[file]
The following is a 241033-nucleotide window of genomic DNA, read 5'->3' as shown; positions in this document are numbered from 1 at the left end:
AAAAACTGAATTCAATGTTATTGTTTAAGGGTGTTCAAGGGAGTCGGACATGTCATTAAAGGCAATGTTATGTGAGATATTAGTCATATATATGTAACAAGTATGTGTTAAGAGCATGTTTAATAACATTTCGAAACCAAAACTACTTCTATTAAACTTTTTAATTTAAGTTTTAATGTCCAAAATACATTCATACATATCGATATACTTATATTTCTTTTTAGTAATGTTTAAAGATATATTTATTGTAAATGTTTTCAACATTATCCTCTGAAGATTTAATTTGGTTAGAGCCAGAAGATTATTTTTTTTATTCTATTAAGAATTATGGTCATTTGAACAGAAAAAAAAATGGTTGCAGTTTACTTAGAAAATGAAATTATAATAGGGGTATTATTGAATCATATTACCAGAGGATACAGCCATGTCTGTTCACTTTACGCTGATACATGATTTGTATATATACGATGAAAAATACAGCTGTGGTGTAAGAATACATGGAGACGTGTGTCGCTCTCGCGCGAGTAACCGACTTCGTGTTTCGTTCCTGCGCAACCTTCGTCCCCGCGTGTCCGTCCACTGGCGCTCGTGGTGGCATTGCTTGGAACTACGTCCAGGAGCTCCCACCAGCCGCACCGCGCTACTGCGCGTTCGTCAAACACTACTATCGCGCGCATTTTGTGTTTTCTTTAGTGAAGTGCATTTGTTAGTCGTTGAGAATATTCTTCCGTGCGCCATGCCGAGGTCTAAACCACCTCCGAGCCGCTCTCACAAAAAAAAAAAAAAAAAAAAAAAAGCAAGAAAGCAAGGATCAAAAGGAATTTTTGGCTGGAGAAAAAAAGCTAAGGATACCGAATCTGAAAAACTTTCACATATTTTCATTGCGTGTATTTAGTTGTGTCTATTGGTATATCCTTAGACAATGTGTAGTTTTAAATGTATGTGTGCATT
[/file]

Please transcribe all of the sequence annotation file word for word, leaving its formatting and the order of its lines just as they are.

The following is a 241033-nucleotide window of genomic DNA, read 5'->3' as shown; positions in this document are numbered from 1 at the left end:
AAAAACTGAATTCAATGTTATTGTTTAAGGGTGTTCAAGGGAGTCGGACATGTCATTAAAGGCAATGTTATGTGAGATATTAGTCATATATATGTAACAAGTATGTGTTAAGAGCATGTTTAATAACATTTCGAAACCAAAACTACTTCTATTAAACTTTTTAATTTAAGTTTTAATGTCCAAAATACATTCATACATATCGATATACTTATATTTCTTTTTAGTAATGTTTAAAGATATATTTATTGTAAATGTTTTCAACATTATCCTCTGAAGATTTAATTTGGTTAGAGCCAGAAGATTATTTTTTTTATTCTATTAAGAATTATGGTCATTTGAACAGAAAAAAAAATGGTTGCAGTTTACTTAGAAAATGAAATTATAATAGGGGTATTATTGAATCATATTACCAGAGGATACAGCCATGTCTGTTCACTTTACGCTGATACATGATTTGTATATATACGATGAAAAATACAGCTGTGGTGTAAGAATACATGGAGACGTGTGTCGCTCTCGCGCGAGTAACCGACTTCGTGTTTCGTTCCTGCGCAACCTTCGTCCCCGCGTGTCCGTCCACTGGCGCTCGTGGTGGCATTGCTTGGAACTACGTCCAGGAGCTCCCACCAGCCGCACCGCGCTACTGCGCGTTCGTCAAACACTACTATCGCGCGCATTTTGTGTTTTCTTTAGTGAAGTGCATTTGTTAGTCGTTGAGAATATTCTTCCGTGCGCCATGCCGAGGTCTAAACCACCTCCGAGCCGCTCTCACAAAAAAAAAAAAAAAAAAAAAAAAGCAAGAAAGCAAGGATCAAAAGGAATTTTTGGCTGGAGAAAAAAAGCTAAGGATACCGAATCTGAAAAACTTTCACATATTTTCATTGCGTGTATTTAGTTGTGTCTATTGGTATATCCTTAGACAATGTGTAGTTTTAAATGTATGTGTGCATT